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October 17, 2018
Advocate Daily

 

No shark zone: defusing high-conflict family law cases

“When people are driven by their emotions rather than focusing on the needs of the family, their finances often take the hit.” Williams says.

“People use avenues to deal with their woes about separation that are not logical. They will spend hundreds of thousands of dollars in legal fees, and then say that their lawyer ripped them off. “Meanwhile, their lawyer is asking for their instructions to resolve the matter,” she says.


August 22, 2018
Advocate Daily

 

Child’s voice helpful in setting parenting schedules

“The interviewer would probably talk to the child about what things he or she does with each parent, and how they might feel at mom's or dad’s house,” she says.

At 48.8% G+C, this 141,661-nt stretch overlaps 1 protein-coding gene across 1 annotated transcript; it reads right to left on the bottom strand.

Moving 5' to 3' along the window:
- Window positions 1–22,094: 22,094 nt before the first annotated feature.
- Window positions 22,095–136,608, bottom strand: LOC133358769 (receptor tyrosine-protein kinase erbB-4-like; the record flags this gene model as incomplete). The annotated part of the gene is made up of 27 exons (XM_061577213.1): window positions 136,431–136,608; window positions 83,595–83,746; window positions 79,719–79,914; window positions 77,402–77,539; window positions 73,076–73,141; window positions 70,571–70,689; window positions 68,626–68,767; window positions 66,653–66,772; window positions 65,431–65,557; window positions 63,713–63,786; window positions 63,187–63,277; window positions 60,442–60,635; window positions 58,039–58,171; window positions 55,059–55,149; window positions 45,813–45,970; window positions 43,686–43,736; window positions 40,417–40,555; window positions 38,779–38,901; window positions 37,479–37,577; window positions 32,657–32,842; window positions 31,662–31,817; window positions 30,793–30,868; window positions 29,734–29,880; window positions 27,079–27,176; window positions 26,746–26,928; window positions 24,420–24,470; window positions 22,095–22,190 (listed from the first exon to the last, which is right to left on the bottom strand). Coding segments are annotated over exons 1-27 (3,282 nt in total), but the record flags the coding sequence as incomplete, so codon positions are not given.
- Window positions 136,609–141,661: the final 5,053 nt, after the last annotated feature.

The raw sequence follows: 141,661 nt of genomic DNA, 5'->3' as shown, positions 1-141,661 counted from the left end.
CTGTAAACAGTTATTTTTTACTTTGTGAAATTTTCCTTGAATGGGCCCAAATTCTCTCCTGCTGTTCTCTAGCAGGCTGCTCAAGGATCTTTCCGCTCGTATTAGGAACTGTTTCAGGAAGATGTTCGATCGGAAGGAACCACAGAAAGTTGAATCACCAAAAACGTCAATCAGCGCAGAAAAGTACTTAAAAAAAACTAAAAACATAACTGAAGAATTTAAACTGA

“Ultimately, the goal is to find out what the child would like to see in terms of a parenting schedule.”


August 3, 2018
Advocate Daily

 

Resolution the focus for family lawyer Williams

“I tell them we can be friends when it’s all over — and there are past clients I celebrate birthdays with — but until then I’m there to give it to them straight, which, I believe, is what they pay a lawyer to do.”

“They’re not paying me to be their friend, and it’s always better to hear bad news from me now than to be yelled at by a judge later,” she adds.


July 2018
Advocate Daily

 

Best path forward: a practical approach to high conflict

"The task of coming to an agreement can also be complicated by the way lawyers behave with the parties, as well as with each other, both inside and outside the courtroom,” she writes. “Sometimes, the high conflict is not as a result of the opposing party, but the opposing party’s lawyer, which becomes a detriment to a successful, economical and efficient resolution of the case."

Williams offers the following practical tips to family law lawyers and those in other practice areas.






February 20, 2018
The Lawyers Daily